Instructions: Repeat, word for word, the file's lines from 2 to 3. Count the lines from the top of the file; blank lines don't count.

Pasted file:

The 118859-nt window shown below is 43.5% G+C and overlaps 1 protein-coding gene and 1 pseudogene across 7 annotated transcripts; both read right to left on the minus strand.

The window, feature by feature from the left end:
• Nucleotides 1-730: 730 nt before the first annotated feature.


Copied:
The window, feature by feature from the left end:
• Nucleotides 1-730: 730 nt before the first annotated feature.